Serving the GW Community since 1904

The GW Hatchet


The GW Hatchet

Serving the GW Community since 1904

The GW Hatchet

A New Day, A New War: Students question military action

A sticker on the door to room 402 in Monroe Hall reads, “It will be a great day when our schools get all the money they need and the Air Force has to hold a bake sale to buy a bomber.”

“Sanctions kill! 1,000,000 dead. Let Iraq live,” another sticker reads.

The office door belongs to Tom Nagy, a professor at the School of Business and Public Management. A self-labeled pacifist, Nagy does not agree with the campaign against Afghanistan.

Nagy spent the first five years of his life as a refugee in Hungary. He was born during a World War II air raid in 1944 and then moved to the United States with his family.

He said that he does not see how a war in Afghanistan can relieve terrorism around the world, since it is only causing more people to suffer.

Afghanistan was already devastated nation, Nagy said, adding that the nation has endured 23 years of continuous war and three years of severe draught. Seventeen percent of Afghans are disabled, 84 percent have no access to safe drinking water and 25 percent of children born die before the age of five, Nagy said, citing United Nation number.

“Children must be protected,” Nagy said. “It is shameful that they are affected by the conflict of adults.”

He said what scares him the most about the war is that he feels there is no debate and he only sees the narrowest spectrum of opinion around campus and in the media. He said the University and its professors should compel students to debate about the different viewpoints of the war and alternate solutions.

“We have an obligation as intellectuals to think critically and speak out,” Nagy said.

Junior John Mayer is part of D.C. chapter of the Campaign to End the Death Penalty, national organization putting together a grassroots movement to abolish the death penalty. There are 12 chapters of the CEDP nationwide.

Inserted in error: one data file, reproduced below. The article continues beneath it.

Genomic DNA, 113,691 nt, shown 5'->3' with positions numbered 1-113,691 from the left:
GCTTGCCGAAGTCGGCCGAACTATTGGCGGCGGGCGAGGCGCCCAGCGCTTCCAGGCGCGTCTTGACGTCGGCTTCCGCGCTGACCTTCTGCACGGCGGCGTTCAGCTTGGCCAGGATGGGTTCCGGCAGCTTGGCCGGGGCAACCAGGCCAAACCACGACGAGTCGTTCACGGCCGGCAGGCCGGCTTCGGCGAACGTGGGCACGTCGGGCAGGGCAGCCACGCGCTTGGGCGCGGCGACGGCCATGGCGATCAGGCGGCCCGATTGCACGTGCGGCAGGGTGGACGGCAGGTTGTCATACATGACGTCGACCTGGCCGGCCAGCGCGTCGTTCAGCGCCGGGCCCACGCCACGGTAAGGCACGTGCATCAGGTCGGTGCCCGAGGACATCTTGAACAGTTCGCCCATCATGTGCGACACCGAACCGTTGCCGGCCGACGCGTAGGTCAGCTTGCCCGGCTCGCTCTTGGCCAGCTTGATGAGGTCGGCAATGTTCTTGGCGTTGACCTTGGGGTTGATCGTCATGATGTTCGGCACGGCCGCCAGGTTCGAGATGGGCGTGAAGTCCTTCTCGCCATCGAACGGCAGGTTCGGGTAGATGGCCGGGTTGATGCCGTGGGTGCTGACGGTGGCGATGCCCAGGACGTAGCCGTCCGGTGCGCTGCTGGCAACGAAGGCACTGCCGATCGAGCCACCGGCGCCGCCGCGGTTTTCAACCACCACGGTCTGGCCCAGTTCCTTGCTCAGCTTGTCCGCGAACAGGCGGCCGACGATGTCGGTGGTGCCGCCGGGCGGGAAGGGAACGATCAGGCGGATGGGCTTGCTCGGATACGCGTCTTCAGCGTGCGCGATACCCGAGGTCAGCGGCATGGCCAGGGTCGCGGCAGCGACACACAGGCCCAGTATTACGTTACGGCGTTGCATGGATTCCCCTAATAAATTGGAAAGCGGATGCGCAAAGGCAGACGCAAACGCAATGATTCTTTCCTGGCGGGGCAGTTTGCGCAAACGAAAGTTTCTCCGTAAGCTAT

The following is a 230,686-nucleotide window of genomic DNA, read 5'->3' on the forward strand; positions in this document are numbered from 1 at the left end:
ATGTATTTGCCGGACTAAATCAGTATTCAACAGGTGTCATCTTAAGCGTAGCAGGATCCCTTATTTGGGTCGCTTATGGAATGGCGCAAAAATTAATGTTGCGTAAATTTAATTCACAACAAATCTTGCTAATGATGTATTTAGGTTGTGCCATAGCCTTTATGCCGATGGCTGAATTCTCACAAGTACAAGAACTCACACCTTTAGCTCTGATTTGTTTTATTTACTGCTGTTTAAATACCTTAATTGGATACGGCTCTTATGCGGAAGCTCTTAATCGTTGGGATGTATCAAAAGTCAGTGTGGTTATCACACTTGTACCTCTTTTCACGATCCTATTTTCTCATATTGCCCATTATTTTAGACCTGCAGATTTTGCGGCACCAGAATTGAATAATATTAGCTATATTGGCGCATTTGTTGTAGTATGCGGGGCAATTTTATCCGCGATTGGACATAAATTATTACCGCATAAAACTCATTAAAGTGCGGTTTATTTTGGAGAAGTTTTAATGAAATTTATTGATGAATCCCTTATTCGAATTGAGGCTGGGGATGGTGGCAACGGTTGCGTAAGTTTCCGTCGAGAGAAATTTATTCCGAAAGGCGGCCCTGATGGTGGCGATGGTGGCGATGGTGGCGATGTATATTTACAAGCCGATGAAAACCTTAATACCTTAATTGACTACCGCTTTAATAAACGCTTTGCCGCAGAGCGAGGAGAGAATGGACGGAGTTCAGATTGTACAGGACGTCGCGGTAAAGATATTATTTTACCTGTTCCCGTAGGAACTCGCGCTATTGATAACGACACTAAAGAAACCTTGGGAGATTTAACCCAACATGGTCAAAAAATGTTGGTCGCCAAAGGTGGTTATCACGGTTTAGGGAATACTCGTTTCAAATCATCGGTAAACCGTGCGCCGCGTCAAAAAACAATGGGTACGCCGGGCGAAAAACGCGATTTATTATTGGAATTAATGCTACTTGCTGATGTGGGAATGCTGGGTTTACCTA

Aside from his view that war is wrong, he believes the fighting will not bring any solutions that will work – short or long term – and will only create more terrorists.

“Killing thousands of people will not bring back the victims,” he said.

Mayer said he hopes U.S. leaders search for more solutions than war. The key, he said, is to look at the effect U.S. foreign policy has on the rest of to world.

Mayer said it is sad that censorship has muted the voice of dissent. People who look deeply at the situation and disagree with the war are labeled terrorists or unpatriotic. The point of education is to question and criticize, he said.

“I have a right as a citizen of the world to criticize anyone for violence,” Mayer said.

Junior Eleiza Braun, national field organizer for Student Peace Action Network, does not condone the war in Afghanistan. SPAN is a national organization created in 1995 to facilitate communication between student activists interested in the progression of the peace movement. SPAN is sponsored by the Peace Action Education Fund, a national grassroots peace and justice organization.

Braun said it is absurd that she has to defend herself as an American because does not agree with the war.

“No one deserves what happened on Sept. 11,” she said. “But we have to make sure it doesn’t happen again and take a look at what might have contributed to it. We should act out of morality rather than anger.”

To solve the problem of terrorism, Braun said, you must fight poverty and illiteracy and to stop the funding and training of terrorists. She said she does not see how fighting violence with violence brings any solutions.

“War is terrorism,” she said. “It is killing for a specific purpose and not caring that innocent people will die in the process.”

Braun said she is worried most about domestic policy and civil liberties. She said she does not agree with many of the provisions in the USA Patriot Act, which has expanded law enforcement powers, and does not think that many people agree with infringing on civil rights.

Braun said she hopes the ongoing movement for peace will grow and slowly change people’s minds. She spoke in support of the movement at the Sept. 29 peace march, which aired on C-SPAN. After the march she received death threats and was called unpatriotic for pushing the movement.

“This country’s ideology is based on peace, justice and freedom,” Braun said. “There is nothing more patriotic than the work I do.”

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